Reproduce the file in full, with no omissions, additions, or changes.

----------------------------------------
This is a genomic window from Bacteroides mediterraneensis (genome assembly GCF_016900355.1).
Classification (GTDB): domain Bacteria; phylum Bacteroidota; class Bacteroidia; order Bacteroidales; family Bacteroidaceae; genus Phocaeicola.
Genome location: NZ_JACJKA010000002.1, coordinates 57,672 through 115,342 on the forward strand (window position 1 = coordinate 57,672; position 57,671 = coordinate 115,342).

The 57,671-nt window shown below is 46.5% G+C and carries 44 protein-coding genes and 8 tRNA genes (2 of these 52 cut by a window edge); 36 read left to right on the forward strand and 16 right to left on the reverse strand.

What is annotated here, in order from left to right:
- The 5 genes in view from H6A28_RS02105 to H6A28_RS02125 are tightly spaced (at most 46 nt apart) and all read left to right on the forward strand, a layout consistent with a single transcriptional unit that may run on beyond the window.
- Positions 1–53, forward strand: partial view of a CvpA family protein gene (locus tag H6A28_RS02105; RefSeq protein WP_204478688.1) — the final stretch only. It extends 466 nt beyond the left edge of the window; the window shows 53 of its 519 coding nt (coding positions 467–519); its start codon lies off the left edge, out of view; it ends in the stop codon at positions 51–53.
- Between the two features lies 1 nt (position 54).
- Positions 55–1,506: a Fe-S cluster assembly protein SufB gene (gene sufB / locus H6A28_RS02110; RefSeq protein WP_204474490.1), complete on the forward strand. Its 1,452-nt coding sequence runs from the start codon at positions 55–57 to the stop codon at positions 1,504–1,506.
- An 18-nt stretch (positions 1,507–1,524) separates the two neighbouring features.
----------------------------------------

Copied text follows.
This is a genomic window from Bacteroides mediterraneensis (genome assembly GCF_016900355.1).
Classification (GTDB): domain Bacteria; phylum Bacteroidota; class Bacteroidia; order Bacteroidales; family Bacteroidaceae; genus Phocaeicola.
Genome location: NZ_JACJKA010000002.1, coordinates 57,672 through 115,342 on the forward strand (window position 1 = coordinate 57,672; position 57,671 = coordinate 115,342).

The 57,671-nt window shown below is 46.5% G+C and carries 44 protein-coding genes and 8 tRNA genes (2 of these 52 cut by a window edge); 36 read left to right on the forward strand and 16 right to left on the reverse strand.

What is annotated here, in order from left to right:
- The 5 genes in view from H6A28_RS02105 to H6A28_RS02125 are tightly spaced (at most 46 nt apart) and all read left to right on the forward strand, a layout consistent with a single transcriptional unit that may run on beyond the window.
- Positions 1–53, forward strand: partial view of a CvpA family protein gene (locus tag H6A28_RS02105; RefSeq protein WP_204478688.1) — the final stretch only. It extends 466 nt beyond the left edge of the window; the window shows 53 of its 519 coding nt (coding positions 467–519); its start codon lies off the left edge, out of view; it ends in the stop codon at positions 51–53.
- Between the two features lies 1 nt (position 54).
- Positions 55–1,506: a Fe-S cluster assembly protein SufB gene (gene sufB / locus H6A28_RS02110; RefSeq protein WP_204474490.1), complete on the forward strand. Its 1,452-nt coding sequence runs from the start codon at positions 55–57 to the stop codon at positions 1,504–1,506.
- An 18-nt stretch (positions 1,507–1,524) separates the two neighbouring features.